University of Nevada, Reno researcher collaborates with local health community to look for answers to elevated incidence rate
Results of an investigation conducted by University of Nevada, Reno researchers, public health officials and area physicians published this week in the Archives of Pediatrics & Adolescent Medicine, indicate that Washoe County experienced a cluster of a particular birth defect, gastroschisis, during the period April 2007 - April 2008. Subsequent review of medical records since the study's conclusion indicates that while the rate is still elevated, the cluster appears to have subsided.
Gastroschisis is a birth defect that occurs early in pregnancy, characterized by incomplete closure of the baby's abdominal wall. It is most common in births by young women, age 21 or younger. Babies with this birth defect are born with part of their intestines outside their bodies, which necessitates repair of the abdominal wall in the first week of life.
The investigation concluded that a baby born in Washoe County during the one-year period of April 2007 to April 2008 was 10 times more likely to have gastroschisis than a baby born in any of the years from 1991 to 2005. There were 14 gastroschisis births in Washoe County during the one-year study period, and only 16 gastroschisis births in the County during the 15-year period of 1991 to 2005. Since April 2008, there have been five gastroschisis births in the County.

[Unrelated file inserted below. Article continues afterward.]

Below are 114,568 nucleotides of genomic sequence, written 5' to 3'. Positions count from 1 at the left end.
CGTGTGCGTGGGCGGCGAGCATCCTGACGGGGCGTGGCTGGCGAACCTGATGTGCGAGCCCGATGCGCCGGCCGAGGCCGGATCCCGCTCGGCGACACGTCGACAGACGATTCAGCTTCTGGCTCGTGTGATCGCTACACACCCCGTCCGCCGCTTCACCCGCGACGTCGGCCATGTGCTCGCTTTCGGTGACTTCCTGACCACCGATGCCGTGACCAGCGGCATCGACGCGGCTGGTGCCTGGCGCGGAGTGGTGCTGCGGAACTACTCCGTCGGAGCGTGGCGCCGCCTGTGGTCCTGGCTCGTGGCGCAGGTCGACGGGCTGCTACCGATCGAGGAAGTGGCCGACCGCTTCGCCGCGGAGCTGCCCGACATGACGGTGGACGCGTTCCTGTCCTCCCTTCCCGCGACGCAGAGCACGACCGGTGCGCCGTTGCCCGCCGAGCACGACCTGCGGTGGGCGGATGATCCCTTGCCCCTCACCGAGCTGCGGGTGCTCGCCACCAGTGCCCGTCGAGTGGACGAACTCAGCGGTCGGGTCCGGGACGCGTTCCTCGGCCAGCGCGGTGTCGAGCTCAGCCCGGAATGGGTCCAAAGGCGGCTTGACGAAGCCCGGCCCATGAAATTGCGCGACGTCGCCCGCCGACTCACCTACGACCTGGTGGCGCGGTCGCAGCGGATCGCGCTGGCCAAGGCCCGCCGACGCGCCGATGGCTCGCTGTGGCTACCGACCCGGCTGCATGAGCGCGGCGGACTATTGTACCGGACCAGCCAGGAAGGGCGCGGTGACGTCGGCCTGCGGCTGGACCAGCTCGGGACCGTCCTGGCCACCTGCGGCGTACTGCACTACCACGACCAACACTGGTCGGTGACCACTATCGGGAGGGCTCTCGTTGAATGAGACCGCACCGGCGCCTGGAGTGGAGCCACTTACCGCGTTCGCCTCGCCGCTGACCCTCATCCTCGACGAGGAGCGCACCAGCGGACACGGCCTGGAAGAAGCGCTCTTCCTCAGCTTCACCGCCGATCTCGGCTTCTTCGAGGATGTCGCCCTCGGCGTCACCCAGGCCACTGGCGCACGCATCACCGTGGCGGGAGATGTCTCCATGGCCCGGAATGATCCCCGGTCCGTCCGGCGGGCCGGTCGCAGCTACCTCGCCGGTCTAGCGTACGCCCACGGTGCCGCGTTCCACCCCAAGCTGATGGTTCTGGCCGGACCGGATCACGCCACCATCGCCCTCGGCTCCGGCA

"While this is one of the largest documented gastroschisis clusters that I have found, and it is still a concern that requires further investigation, we are pleased the cluster seems to have subsided," said Leslie Elliott, assistant professor of epidemiology at the University of Nevada, Reno School of Community Health Sciences and principal investigator of the study. "And, most importantly, because mothers sought prenatal care, our excellent physicians in the community were able to diagnose the condition during pregnancy, and then plan for and provide the immediate care required at birth to correct it."
This study added significant support to the findings of other studies that certain infections, such as colds and sore throats; use of cold medications, such as pseudoephedrine; and some recreational drugs, may be contributing factors in the development of gastroschisis.
In this study, "case mothers," mothers who had babies with gastroschisis during the study period, were 13 times more likely to report having a sore throat during early pregnancy, and 17 times more likely to report having a chest cold in early pregnancy than "control-group mothers," those who did not have babies with gastroschisis during the study period. In addition, case mothers were nine times more likely than control-group mothers to report having taken over-the-counter medications for these infections during pregnancy.
Case mothers were more than four times as likely as control-group mothers to report use of at least one vasoconstrictive recreational drug before pregnancy. Vasoconstrictive recreational drugs constrict blood vessels and include methamphetamine, amphetamine, cocaine and Ecstasy.
This study is the first to find an association between gastroschisis and methamphetamine use, specifically. Case mothers were seven times more likely than control-group mothers to report methamphetamine use before pregnancy.
It is also important to note that some case mothers in the cluster did NOT report any of the identified risk factors.
Elliott was senior epidemiologist of chronic diseases with the Washoe County Health District and an adjunct faculty member of the University at the time the cluster surfaced.
"Local public health nurses and perinatologists noticed an increase in the number of babies being diagnosed with the defect in Washoe County, and reported this to us at the Epidemiology Division of the Washoe County Health District," Elliott explained.